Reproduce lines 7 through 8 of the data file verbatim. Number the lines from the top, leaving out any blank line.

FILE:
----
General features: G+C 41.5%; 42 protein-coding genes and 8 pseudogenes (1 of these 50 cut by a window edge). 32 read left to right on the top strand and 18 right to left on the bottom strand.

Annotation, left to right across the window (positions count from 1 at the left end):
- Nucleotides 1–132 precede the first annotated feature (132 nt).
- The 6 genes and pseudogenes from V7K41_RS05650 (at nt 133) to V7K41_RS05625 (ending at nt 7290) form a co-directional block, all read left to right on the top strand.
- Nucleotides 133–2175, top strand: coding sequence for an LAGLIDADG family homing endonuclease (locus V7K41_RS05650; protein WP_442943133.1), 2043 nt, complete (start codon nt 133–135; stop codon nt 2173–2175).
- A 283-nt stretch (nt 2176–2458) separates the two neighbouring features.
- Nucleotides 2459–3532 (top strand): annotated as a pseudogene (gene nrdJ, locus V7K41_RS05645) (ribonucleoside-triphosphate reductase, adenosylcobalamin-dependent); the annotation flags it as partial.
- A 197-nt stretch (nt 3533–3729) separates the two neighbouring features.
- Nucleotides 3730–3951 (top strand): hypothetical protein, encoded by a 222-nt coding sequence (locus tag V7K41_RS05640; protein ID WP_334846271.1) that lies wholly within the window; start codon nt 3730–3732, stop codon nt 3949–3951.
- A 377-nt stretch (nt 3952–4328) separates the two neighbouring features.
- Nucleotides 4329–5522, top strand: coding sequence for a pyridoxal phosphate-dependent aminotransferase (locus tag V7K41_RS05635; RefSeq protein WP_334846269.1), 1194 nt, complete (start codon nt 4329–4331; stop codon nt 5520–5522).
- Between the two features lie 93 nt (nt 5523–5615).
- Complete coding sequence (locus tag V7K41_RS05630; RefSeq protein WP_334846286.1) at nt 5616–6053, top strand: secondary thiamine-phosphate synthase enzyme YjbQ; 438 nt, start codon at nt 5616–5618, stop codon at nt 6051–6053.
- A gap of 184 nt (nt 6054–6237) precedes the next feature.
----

- Nucleotides 2459–3532 (top strand): annotated as a pseudogene (gene nrdJ, locus V7K41_RS05645) (ribonucleoside-triphosphate reductase, adenosylcobalamin-dependent); the annotation flags it as partial.
- A 197-nt stretch (nt 3533–3729) separates the two neighbouring features.